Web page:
||March 3, 2001
A coming of age story about a young priestess who is called upon by an ancient artifact to save it from forces of evil. Though she must become an outlaw to succeed, she learns to follow her own heart.
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Magda Ranhubell lives in the snowbound country of Montrovik. She ran away from home six years before to join a Sanctuary and become a priestess, rather than marry her rich neighbor or govern her family's estate. The book begins when Magda leaves the Sanctuary in mid-winter, bound for the peaks of the snow mountains. She carries the holiest artifact in the country - the Chalice of the Silver Reindeer - which has telepathically asked her to remove it and take it up the mountain.
To accomplish her goal, Magda must outwit bountymen, avoid wolves and survive blizzards. She meets Thorn, a magician who has run away from the King's court. Together they realize they are being hunted by someone who will do anything to get his hands on the chalice and use its power for evil. The book will take the reader on an adventure filled with magic and even love.
Whenever I felt myself losing spirit, I took out the chalice. It always gave me a profound sense of inner strength, and I was warmed by its age-old vibrations of peace and wisdom. I could feel it like a friend, urging me toward the summit.
Tonight, I was content to sit and stare into the fire. My body was tired, and even lying down seemed a chore. I almost fell asleep with my eyes open. Just as I was slipping away, a hand gripped my neck—and I felt the edge of a cold knife on my throat.
I could not scream, though I felt the panic rise up in my throat. “Who are you?” said a cold voice behind me.
Fearing it was one of the ruffians returned, I answered, “I’m a poor servant and have been separated from the King’s party. Have pity, sir.”
“Liar,” the man retorted, and I felt the knife tip pierce my skin. “I’ve just left King Harben in his tower, and by the look of you, you’re no servant.”
The Priestess and the Mage
In 35,000 well-assembled words, or maybe fewer, Stirling Davenport deftly and efficiently conveys her tale of Magda and the Chalice of the Silver Reindeer. No movement is wasted, no remark superfluous. It is delightful to read a fully rounded story told with such economy and without padding. It does, however, leave a reader wanting more -- a sequel, perhaps, or a series. The Priestess and the Mage: what could they get up to, come Spring and warmer weather, longer days, and pale midnights? Sequel or no, though, this is the adventure where their story starts.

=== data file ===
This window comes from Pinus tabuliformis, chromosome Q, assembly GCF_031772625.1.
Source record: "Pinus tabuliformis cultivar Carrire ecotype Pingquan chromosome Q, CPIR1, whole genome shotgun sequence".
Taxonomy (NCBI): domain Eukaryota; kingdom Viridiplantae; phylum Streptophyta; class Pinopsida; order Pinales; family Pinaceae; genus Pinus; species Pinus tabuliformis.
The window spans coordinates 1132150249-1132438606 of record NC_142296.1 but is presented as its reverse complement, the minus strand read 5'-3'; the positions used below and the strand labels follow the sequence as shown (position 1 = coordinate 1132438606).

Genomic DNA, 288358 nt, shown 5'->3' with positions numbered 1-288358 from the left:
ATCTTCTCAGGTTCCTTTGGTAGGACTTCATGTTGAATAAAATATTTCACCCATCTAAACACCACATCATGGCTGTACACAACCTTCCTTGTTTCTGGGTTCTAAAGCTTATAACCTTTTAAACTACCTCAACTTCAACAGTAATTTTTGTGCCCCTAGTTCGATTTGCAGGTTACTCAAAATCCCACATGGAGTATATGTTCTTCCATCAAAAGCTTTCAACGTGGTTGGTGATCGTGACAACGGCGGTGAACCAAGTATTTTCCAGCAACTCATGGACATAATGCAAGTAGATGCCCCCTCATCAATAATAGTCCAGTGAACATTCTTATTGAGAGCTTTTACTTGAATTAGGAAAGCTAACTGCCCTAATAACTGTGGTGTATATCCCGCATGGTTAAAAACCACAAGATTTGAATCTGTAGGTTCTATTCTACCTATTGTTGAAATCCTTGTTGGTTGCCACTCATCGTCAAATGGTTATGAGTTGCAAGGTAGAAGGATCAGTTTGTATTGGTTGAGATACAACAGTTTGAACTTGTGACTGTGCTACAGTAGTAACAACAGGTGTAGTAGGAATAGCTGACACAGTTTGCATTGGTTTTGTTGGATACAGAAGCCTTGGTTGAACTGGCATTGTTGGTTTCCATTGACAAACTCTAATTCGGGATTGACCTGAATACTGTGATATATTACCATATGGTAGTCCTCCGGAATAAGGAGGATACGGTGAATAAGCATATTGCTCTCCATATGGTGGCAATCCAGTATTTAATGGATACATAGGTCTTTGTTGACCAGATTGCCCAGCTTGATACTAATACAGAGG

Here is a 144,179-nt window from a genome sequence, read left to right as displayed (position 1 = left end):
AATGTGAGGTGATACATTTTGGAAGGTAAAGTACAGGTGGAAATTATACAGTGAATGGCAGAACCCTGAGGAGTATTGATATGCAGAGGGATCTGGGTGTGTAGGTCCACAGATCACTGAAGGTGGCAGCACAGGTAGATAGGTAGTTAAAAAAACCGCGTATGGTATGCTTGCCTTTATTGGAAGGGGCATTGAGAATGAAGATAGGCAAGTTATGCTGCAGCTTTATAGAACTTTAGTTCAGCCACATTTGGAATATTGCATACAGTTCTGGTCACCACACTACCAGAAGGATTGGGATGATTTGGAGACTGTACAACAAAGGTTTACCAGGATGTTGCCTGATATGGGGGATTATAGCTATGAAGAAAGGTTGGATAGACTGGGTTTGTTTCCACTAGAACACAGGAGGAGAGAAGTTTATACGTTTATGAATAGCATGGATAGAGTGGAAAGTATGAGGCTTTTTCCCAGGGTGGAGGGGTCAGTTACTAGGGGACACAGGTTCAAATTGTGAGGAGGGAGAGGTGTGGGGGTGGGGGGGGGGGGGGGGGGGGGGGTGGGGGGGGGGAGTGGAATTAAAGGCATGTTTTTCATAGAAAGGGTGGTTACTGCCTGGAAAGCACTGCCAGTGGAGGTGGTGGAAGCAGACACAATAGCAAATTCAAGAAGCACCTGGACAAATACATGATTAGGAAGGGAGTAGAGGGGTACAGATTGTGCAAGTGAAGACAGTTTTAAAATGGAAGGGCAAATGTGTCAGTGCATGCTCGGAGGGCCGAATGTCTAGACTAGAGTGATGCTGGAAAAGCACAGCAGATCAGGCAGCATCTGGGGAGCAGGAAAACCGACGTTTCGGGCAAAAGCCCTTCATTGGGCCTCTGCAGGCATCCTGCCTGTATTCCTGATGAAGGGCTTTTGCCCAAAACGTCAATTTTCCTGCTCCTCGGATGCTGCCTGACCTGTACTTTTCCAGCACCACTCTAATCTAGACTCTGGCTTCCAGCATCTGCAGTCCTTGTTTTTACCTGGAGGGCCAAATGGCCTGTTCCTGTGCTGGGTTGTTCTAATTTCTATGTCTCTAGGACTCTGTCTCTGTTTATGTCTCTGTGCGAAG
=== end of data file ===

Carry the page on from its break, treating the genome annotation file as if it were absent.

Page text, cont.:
In Magda's world, religion and magic coexist uneasily, it seems, but against both, and against simple morality and goodwill, the demons scheme relentlessly and with no shred of mercy. This war, though, is hidden from the populace at large, even from the kings and lords, and even from most of the priestesses in their sanctuaries. The author brings us into the personal worlds of people with a special kind of sight; some of these choose the side of Good, while others succumb to Evil, and the story pits them against each other. A strong philosophy underpins this story, and the lucid economy of the writing lets the reader make out the movements of its armature.
The author's careful, although subtle, exploration of philosophy is paralleled by her handling of the characters' psychologies. No somersaults of attitude, no emotional zigzags: things happen for their own valid, carefully presented reasons, which makes the outcome -- far from inevitable in the book's world -- all the more credible and satisfying.
"The Silver Reindeer" could be enjoyed by teens and seniors and also by those in-between, by anyone, that is, with an eye and ear for folklore, fairy tales, and quests.
-- Eben Oldmixon
Couldn't Put it Down
The Silver Reindeer is a captivating page turner. Although it takes place in ancient history, the writer puts the reader in the front row for the entire ride. The story is well paced, visually clear, and compelling. The end came sooner than I wanted and yet fulfilled my hopes in the way all great stories do. I completely forgot my own reality and closed the adventure with tears of happiness.
-- Jan Hersch
I loved this story!
I just read "The Silver Reindeer" and I LOVED it! It's a wonderful winter-set tale about a beautiful young psychic priestess of the Goddess, a chalice with magical powers, a handsome, shapeshifting young magician and a couple of really wicked villains, one of whom is really gross (in the true sense of the term). The author does a great job with her characters, with the beautifully described settings, but most of all with a powerful storyline. Hollywood, listen up! This book has the potential to make a great and very entertaining movie.
-- Lu Merritt
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